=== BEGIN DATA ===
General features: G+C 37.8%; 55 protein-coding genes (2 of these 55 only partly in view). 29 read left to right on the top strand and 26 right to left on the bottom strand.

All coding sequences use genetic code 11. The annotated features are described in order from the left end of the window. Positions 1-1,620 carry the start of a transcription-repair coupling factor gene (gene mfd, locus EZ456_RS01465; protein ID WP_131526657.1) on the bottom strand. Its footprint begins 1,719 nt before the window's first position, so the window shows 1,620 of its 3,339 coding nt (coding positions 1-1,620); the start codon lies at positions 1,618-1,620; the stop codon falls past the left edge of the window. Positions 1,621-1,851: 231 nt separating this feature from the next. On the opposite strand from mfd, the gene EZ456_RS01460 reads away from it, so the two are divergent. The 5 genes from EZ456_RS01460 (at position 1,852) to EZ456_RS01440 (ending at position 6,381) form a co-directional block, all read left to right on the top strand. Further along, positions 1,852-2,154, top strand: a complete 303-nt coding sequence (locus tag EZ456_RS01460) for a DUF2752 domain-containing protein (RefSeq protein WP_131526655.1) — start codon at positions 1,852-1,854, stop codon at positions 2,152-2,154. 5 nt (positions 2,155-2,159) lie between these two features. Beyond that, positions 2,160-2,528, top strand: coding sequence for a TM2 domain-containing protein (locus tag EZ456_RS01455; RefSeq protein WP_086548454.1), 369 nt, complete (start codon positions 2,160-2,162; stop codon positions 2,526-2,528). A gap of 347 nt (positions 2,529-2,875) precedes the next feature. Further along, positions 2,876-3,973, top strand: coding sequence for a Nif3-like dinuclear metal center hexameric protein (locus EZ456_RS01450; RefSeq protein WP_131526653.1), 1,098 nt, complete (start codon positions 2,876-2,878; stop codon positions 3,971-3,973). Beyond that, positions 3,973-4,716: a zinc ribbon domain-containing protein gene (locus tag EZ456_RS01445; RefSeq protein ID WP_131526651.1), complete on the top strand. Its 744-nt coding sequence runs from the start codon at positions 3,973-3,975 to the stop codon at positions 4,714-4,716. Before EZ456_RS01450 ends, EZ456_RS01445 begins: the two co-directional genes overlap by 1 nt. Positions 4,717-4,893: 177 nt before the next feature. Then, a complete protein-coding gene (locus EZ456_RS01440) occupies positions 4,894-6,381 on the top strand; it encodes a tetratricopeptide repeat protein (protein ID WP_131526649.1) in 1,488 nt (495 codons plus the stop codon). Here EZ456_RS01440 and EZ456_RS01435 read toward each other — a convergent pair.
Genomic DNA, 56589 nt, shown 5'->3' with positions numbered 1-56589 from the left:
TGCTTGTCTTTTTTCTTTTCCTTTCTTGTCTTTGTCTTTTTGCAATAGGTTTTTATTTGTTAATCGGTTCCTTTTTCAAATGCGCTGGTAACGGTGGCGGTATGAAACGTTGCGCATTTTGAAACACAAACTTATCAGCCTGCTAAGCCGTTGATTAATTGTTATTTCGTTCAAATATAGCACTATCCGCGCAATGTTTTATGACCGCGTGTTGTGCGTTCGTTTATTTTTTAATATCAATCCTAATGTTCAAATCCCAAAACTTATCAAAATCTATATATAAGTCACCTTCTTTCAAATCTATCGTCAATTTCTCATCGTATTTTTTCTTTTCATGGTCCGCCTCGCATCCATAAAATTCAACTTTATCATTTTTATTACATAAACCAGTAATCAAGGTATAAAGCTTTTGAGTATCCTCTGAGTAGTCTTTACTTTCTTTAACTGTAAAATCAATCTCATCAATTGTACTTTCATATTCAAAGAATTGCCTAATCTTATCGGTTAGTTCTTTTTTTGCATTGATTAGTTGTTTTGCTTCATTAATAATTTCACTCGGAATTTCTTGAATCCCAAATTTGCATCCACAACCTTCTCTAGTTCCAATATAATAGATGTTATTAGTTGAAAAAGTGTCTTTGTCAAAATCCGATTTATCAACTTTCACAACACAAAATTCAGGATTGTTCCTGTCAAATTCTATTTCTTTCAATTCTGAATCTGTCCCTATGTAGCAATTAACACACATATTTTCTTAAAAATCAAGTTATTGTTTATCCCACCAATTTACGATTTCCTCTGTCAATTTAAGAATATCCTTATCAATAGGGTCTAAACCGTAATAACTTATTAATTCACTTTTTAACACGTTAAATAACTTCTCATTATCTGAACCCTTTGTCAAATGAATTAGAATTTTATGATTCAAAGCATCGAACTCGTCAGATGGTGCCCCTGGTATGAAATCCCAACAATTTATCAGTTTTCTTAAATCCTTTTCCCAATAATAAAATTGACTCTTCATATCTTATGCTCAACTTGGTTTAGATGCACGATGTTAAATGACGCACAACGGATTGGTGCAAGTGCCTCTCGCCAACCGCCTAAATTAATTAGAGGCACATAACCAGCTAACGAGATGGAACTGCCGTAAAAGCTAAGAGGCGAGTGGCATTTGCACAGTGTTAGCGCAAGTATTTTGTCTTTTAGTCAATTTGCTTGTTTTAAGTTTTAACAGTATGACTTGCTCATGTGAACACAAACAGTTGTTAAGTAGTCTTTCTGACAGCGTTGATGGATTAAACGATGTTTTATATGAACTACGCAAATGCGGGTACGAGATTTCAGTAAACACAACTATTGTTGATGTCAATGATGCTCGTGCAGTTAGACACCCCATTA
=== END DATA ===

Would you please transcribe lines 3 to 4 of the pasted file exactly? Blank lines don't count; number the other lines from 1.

Genomic DNA, 56589 nt, shown 5'->3' with positions numbered 1-56589 from the left:
TGCTTGTCTTTTTTCTTTTCCTTTCTTGTCTTTGTCTTTTTGCAATAGGTTTTTATTTGTTAATCGGTTCCTTTTTCAAATGCGCTGGTAACGGTGGCGGTATGAAACGTTGCGCATTTTGAAACACAAACTTATCAGCCTGCTAAGCCGTTGATTAATTGTTATTTCGTTCAAATATAGCACTATCCGCGCAATGTTTTATGACCGCGTGTTGTGCGTTCGTTTATTTTTTAATATCAATCCTAATGTTCAAATCCCAAAACTTATCAAAATCTATATATAAGTCACCTTCTTTCAAATCTATCGTCAATTTCTCATCGTATTTTTTCTTTTCATGGTCCGCCTCGCATCCATAAAATTCAACTTTATCATTTTTATTACATAAACCAGTAATCAAGGTATAAAGCTTTTGAGTATCCTCTGAGTAGTCTTTACTTTCTTTAACTGTAAAATCAATCTCATCAATTGTACTTTCATATTCAAAGAATTGCCTAATCTTATCGGTTAGTTCTTTTTTTGCATTGATTAGTTGTTTTGCTTCATTAATAATTTCACTCGGAATTTCTTGAATCCCAAATTTGCATCCACAACCTTCTCTAGTTCCAATATAATAGATGTTATTAGTTGAAAAAGTGTCTTTGTCAAAATCCGATTTATCAACTTTCACAACACAAAATTCAGGATTGTTCCTGTCAAATTCTATTTCTTTCAATTCTGAATCTGTCCCTATGTAGCAATTAACACACATATTTTCTTAAAAATCAAGTTATTGTTTATCCCACCAATTTACGATTTCCTCTGTCAATTTAAGAATATCCTTATCAATAGGGTCTAAACCGTAATAACTTATTAATTCACTTTTTAACACGTTAAATAACTTCTCATTATCTGAACCCTTTGTCAAATGAATTAGAATTTTATGATTCAAAGCATCGAACTCGTCAGATGGTGCCCCTGGTATGAAATCCCAACAATTTATCAGTTTTCTTAAATCCTTTTCCCAATAATAAAATTGACTCTTCATATCTTATGCTCAACTTGGTTTAGATGCACGATGTTAAATGACGCACAACGGATTGGTGCAAGTGCCTCTCGCCAACCGCCTAAATTAATTAGAGGCACATAACCAGCTAACGAGATGGAACTGCCGTAAAAGCTAAGAGGCGAGTGGCATTTGCACAGTGTTAGCGCAAGTATTTTGTCTTTTAGTCAATTTGCTTGTTTTAAGTTTTAACAGTATGACTTGCTCATGTGAACACAAACAGTTGTTAAGTAGTCTTTCTGACAGCGTTGATGGATTAAACGATGTTTTATATGAACTACGCAAATGCGGGTACGAGATTTCAGTAAACACAACTATTGTTGATGTCAATGATGCTCGTGCAGTTAGACACCCCATTA